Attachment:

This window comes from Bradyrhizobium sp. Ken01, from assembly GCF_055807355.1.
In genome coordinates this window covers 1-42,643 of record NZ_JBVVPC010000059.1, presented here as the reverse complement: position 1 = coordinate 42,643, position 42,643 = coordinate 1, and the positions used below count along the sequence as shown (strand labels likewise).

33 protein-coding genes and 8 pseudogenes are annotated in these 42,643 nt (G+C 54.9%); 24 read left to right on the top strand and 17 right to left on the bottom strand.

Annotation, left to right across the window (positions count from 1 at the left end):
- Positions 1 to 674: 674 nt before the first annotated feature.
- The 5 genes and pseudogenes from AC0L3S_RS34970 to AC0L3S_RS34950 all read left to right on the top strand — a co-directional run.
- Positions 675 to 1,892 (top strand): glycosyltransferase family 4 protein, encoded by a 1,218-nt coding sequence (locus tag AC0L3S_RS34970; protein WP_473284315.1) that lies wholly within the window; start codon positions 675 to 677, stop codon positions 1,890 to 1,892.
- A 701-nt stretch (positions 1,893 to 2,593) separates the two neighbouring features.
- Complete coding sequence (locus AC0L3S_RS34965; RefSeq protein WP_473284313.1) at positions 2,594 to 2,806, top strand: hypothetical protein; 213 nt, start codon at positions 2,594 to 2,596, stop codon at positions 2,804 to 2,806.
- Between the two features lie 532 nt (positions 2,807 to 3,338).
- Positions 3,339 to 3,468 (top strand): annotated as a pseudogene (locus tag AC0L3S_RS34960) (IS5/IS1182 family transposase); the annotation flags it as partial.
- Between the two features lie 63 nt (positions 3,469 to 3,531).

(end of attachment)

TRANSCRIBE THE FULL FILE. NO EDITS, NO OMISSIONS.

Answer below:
This window comes from Bradyrhizobium sp. Ken01, from assembly GCF_055807355.1.
In genome coordinates this window covers 1-42,643 of record NZ_JBVVPC010000059.1, presented here as the reverse complement: position 1 = coordinate 42,643, position 42,643 = coordinate 1, and the positions used below count along the sequence as shown (strand labels likewise).

33 protein-coding genes and 8 pseudogenes are annotated in these 42,643 nt (G+C 54.9%); 24 read left to right on the top strand and 17 right to left on the bottom strand.

Annotation, left to right across the window (positions count from 1 at the left end):
- Positions 1 to 674: 674 nt before the first annotated feature.
- The 5 genes and pseudogenes from AC0L3S_RS34970 to AC0L3S_RS34950 all read left to right on the top strand — a co-directional run.
- Positions 675 to 1,892 (top strand): glycosyltransferase family 4 protein, encoded by a 1,218-nt coding sequence (locus tag AC0L3S_RS34970; protein WP_473284315.1) that lies wholly within the window; start codon positions 675 to 677, stop codon positions 1,890 to 1,892.
- A 701-nt stretch (positions 1,893 to 2,593) separates the two neighbouring features.
- Complete coding sequence (locus AC0L3S_RS34965; RefSeq protein WP_473284313.1) at positions 2,594 to 2,806, top strand: hypothetical protein; 213 nt, start codon at positions 2,594 to 2,596, stop codon at positions 2,804 to 2,806.
- Between the two features lie 532 nt (positions 2,807 to 3,338).
- Positions 3,339 to 3,468 (top strand): annotated as a pseudogene (locus tag AC0L3S_RS34960) (IS5/IS1182 family transposase); the annotation flags it as partial.
- Between the two features lie 63 nt (positions 3,469 to 3,531).